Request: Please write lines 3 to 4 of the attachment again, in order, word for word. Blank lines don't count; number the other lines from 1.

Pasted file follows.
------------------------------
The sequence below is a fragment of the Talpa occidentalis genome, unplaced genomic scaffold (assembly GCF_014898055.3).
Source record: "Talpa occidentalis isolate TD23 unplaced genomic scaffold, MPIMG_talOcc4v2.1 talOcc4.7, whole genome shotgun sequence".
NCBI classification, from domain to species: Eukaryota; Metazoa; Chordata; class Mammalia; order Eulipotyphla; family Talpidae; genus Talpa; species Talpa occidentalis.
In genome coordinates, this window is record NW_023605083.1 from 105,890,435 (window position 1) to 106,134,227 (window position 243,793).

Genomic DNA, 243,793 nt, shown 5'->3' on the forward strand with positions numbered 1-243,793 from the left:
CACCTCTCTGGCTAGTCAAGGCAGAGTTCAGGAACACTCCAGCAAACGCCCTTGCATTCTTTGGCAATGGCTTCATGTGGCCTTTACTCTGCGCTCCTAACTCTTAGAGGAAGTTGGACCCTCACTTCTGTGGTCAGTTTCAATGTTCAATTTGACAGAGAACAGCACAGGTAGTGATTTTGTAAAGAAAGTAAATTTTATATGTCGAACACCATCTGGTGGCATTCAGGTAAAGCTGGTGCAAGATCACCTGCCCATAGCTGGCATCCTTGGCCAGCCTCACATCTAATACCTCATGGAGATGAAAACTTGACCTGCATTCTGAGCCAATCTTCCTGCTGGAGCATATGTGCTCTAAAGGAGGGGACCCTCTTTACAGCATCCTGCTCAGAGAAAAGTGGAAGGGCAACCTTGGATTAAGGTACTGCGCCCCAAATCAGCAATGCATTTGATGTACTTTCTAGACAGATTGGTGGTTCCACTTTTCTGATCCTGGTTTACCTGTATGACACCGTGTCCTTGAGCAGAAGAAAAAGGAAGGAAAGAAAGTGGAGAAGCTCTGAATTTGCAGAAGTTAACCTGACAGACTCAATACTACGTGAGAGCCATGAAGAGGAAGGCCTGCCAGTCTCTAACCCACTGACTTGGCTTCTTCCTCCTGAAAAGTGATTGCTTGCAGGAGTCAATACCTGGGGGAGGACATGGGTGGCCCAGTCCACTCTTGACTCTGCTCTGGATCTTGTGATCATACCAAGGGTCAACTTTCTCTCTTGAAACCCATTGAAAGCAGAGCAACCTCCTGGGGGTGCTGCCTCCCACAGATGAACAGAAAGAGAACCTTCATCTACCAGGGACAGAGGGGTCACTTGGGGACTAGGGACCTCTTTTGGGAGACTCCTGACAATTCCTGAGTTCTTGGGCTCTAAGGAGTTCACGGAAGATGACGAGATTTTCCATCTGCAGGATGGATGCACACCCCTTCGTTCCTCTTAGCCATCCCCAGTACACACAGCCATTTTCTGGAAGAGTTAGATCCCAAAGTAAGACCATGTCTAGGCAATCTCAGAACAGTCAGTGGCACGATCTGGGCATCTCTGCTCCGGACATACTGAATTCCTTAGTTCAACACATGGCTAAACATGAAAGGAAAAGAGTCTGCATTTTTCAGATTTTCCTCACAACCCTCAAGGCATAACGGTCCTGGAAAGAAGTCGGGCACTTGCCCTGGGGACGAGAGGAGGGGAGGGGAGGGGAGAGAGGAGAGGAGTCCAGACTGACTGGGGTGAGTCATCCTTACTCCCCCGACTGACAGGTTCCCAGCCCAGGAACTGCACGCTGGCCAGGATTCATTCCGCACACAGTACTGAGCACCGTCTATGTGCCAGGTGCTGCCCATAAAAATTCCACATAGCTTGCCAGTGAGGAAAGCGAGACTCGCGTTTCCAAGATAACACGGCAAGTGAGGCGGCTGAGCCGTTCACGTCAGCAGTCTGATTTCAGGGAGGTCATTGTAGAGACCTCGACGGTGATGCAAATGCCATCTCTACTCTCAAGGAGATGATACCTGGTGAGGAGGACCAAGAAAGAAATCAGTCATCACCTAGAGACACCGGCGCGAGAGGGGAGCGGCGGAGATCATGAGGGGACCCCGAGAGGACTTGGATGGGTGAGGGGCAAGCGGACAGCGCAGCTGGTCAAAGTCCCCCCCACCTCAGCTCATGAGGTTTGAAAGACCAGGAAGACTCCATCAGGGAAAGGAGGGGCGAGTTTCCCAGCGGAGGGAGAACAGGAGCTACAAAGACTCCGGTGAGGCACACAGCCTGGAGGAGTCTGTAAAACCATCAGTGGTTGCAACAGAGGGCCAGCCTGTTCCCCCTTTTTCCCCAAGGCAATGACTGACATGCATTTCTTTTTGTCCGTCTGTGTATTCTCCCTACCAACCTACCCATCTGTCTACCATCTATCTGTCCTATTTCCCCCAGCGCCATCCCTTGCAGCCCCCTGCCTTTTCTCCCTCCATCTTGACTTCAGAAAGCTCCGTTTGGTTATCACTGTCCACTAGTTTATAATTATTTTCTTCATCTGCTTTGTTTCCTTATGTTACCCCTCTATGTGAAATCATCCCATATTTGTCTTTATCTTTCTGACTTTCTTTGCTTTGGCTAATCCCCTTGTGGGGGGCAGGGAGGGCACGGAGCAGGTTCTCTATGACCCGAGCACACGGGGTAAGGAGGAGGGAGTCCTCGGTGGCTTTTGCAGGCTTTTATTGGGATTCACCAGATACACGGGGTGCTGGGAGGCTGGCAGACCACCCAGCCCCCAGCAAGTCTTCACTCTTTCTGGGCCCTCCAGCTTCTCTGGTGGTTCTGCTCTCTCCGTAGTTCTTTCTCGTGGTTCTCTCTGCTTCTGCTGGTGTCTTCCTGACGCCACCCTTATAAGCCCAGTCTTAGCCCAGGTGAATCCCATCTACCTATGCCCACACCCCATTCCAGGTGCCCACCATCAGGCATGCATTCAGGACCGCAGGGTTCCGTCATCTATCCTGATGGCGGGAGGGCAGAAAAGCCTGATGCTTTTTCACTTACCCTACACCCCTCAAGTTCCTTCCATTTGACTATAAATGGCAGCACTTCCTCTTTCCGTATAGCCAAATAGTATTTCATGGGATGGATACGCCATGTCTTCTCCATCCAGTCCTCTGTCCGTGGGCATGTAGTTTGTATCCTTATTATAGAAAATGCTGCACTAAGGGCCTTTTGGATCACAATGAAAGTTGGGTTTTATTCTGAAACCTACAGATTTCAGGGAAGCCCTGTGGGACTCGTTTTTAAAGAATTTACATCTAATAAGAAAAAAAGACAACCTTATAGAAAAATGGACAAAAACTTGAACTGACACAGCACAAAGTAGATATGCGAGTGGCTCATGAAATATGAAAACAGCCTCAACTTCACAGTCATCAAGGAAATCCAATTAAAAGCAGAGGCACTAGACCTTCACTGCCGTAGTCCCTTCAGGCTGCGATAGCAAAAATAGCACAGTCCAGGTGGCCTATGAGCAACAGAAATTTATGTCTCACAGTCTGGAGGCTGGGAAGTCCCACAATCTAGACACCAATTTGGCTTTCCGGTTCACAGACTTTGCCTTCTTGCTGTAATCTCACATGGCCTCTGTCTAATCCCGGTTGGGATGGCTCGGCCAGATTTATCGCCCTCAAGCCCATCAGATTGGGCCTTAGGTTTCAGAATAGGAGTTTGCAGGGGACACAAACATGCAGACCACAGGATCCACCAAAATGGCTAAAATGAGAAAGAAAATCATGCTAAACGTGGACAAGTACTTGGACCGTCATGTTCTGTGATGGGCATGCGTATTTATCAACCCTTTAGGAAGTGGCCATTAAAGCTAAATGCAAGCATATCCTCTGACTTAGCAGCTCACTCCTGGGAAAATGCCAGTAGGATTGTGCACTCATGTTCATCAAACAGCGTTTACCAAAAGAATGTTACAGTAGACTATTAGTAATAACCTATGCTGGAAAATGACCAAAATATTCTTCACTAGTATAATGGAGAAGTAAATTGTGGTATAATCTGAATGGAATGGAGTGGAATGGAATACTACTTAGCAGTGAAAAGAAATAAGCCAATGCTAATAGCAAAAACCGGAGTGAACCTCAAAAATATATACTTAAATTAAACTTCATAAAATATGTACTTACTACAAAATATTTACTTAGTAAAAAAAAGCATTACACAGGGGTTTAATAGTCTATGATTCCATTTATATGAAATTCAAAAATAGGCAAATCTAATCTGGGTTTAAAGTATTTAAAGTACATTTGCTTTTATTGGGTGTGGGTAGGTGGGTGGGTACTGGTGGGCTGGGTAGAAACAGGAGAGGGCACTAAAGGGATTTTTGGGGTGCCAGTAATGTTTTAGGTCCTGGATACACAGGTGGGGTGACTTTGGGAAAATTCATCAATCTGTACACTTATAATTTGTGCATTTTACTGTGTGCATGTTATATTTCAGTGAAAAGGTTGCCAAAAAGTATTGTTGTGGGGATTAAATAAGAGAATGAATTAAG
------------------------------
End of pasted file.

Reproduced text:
NCBI classification, from domain to species: Eukaryota; Metazoa; Chordata; class Mammalia; order Eulipotyphla; family Talpidae; genus Talpa; species Talpa occidentalis.
In genome coordinates, this window is record NW_023605083.1 from 105,890,435 (window position 1) to 106,134,227 (window position 243,793).